The VC funding that is happening in dating apps, is now shifting geographies. China is one example of this. The country’s large young population and rapid economic advancement has opened up the dating industry, allowing for the success of apps like Tantan. The biggest Chinese dating app by number of subscribers, it has over 300mn users across 88 countries. It raised $107mn, with the last funding round in 2017 from Genesis capital, SAIF China and Zhongwei Capital, before it was acquired by Momo, an instant messaging app that debuted on the NASDAQ in 2014 for $600 mn, in 2018.  

But even before Tantan, there was Baihe, which allowed for marriage matchmaking and for meeting friends. If Tantan is China’s answer to Tinder, Baihe focused on commitment oriented coupling. Founded in 2005, it was a spinoff from a social networking site, Heiyou.com. It raised $252mn before merging with rival Jiayuan in 2015. The combined entity – Baihe Jiayuan Network Group – itself was acquired by the conglomerate and investment firm, Fosun Group, also for $600 mn.  

Singapore based Paktor is another noteworthy dating startup to have garnered much investor attention. With a user base of 5 mn it is quite popular in Southeast Asia. Since starting up in 2013, it has raised funding of $52 mn. The one interesting difference between other promising dating apps and Pakor is its acquisition spree, while the others have actually been acquired. Paktor has acquired five other startups to date, that potentially reflect its global ambitions. The acquirees include the Spanish Groopify, China based Goodnight and Brazil based Kickoff.   

Niche dating gets investor attention 

Besides increasing geographical dispersion of VC funding for dating apps, there is also some focus on niche apps catering to specific segments. One example is UK based Lumen, which caters to over 50s and had 1.3mn users worldwide as of August 2019. The mature dating app was founded in 2018 and has had one round of fund raising worth £3.5 mn according to Crunchbase. Interestingly, it is funded by Andre Andreev, the founder of the European dating site Badoo, which is also an investor in Bumble. 

Another one is New York based East meets East, which connects English speaking urban professional Asians in the US. Founded in 2013, the app has raised $5.6mn so far and says that it is now a “household name within the Asian community”, which is a fast-growing population group in the country.  There are a host of others, including the MeetMindful app, which is for people looking for enriching connections that will help them experience life to its ‘full potential’. The US based company has raised $ 2.8mn in funding since 2013, when it was established.  

But the biggest niche dating apps are those catering to the LGBTQ communities. With widespread legal acknowledgment of homosexuality and its consequent de-stigmatisation, this is a fast-growing category for dating apps. A prime example of this is the US based Grindr, which was one of the first dating apps in the market, having been founded in 2009. With over 7 mn users across 192 countries, the app was able to raise $93 mn in one funding round in 2016 before being acquired by the Chinese internet company, Kunlun for $152 mn. Its Chinese counterpart Blued, has also met with much success funding wise. It has raised $132 mn so far.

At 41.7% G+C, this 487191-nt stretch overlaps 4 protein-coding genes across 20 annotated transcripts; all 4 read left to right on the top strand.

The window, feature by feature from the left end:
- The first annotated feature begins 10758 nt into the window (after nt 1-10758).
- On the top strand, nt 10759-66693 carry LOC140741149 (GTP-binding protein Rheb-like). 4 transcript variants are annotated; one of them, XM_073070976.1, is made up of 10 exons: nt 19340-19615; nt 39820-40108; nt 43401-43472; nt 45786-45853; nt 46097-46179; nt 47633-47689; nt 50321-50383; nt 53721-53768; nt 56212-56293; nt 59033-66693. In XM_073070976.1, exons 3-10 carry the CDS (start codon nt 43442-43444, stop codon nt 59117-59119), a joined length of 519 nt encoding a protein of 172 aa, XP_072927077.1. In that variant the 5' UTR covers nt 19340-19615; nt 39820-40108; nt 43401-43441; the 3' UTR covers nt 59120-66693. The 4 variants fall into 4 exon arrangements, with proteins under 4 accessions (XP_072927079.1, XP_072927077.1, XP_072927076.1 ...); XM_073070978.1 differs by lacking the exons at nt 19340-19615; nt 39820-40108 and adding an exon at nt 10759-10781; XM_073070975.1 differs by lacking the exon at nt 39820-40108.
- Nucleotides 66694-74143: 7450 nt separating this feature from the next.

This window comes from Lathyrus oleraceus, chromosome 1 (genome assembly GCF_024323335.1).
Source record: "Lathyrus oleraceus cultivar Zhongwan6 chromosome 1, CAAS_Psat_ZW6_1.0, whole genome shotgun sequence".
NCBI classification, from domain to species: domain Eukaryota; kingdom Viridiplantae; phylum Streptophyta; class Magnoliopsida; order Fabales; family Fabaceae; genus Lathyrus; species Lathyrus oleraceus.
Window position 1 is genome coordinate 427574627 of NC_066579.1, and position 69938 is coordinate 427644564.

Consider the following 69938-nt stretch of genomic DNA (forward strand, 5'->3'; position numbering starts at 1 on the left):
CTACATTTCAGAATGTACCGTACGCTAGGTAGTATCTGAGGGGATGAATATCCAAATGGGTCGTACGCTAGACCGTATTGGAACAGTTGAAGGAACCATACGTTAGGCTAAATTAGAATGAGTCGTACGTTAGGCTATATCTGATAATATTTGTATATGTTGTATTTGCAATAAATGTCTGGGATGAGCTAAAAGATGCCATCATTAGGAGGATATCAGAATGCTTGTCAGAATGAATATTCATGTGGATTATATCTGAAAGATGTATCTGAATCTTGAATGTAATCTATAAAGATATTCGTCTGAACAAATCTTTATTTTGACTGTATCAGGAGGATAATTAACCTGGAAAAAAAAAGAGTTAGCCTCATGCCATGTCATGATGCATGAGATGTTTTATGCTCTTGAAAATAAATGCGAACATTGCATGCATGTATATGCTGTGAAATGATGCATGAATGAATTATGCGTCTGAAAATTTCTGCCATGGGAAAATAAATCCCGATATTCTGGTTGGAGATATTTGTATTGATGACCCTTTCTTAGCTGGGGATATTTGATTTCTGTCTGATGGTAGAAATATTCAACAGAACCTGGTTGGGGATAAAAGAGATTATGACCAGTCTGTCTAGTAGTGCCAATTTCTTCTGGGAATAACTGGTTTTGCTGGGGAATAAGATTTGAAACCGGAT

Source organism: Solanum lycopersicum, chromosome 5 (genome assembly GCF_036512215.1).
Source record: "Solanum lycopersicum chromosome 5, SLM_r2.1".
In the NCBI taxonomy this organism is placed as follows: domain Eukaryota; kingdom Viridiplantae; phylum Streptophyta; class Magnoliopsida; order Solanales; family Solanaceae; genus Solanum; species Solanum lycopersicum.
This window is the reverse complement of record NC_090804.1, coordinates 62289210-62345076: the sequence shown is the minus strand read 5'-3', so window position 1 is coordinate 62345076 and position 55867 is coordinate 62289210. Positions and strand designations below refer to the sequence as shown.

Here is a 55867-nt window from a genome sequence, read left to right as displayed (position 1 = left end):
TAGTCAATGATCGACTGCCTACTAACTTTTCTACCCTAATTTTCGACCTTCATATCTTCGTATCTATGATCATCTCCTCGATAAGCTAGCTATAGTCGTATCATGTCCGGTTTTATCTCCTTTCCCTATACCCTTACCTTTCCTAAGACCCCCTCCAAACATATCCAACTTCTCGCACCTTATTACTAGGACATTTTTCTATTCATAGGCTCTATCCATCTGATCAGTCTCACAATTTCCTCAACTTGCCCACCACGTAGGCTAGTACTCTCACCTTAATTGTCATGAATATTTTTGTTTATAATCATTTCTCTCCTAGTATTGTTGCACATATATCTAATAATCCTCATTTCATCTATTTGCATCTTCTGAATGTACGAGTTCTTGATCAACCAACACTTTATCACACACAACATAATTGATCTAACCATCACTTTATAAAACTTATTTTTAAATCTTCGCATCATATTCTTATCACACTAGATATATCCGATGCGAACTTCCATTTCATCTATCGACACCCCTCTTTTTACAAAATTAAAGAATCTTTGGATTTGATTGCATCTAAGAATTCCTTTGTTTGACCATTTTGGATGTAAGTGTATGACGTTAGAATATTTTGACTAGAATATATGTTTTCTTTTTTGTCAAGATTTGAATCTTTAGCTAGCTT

Competition and safety 

But the very promising industry is not without its challenges. The nature of the service is such that it is not always possible to keep users engaged. So obvious is this, that the tagline of Hinge is ‘designed to be deleted’. Added to this is the fact that the online dating business is a crowded one, with much competition. Subscriber numbers are key to the apps’ business. It is little wonder then that the Match group’s share price fell 10%  a few days ago after its results showed that Tinder’s sequential subscriber growth fell to the lowest in a year.   

There is also the focal point of physical safety, especially for women. The Match group, which does not screen subscribers signing up for its free sites and apps, has been called into question after it came to light that it has failed to keep its female subscribers safe from predators. Both Tinder and Grindr have also been found lacking in ensuring child safety.   

More players on the horizon 

Despite the challenges though, it is clear that online dating looks like it is here to stay. Last year facebook also got into the business. Facebook dating, launched in the US, is targeted at people looking for meaningful relationships through things they have in common. With the social media giant joining the dating app business, the fact that they are a draw for corporate businesses with synergies is once again highlighted. Here too, there are no VCs obviously in sight yet. Moreover, it indicates that there is steam left in the business yet, despite all the apps vying for a bigger market share. To what extent the industry appeals to investors, however, is another question.  

Disclosure:

I have no positions in any of the securities referenced in the contribution

I do not use any non-public, material information in this contribution

To the best of my knowledge, the views expressed in this contribution comply with UK law

I agree with the terms and conditions of ReachX

This contribution is for informational purpose and does not constitute investment advice nor is it an offer to sell or buy, nor is it a recommendation for any security.

Manika Premsingh

 

Most read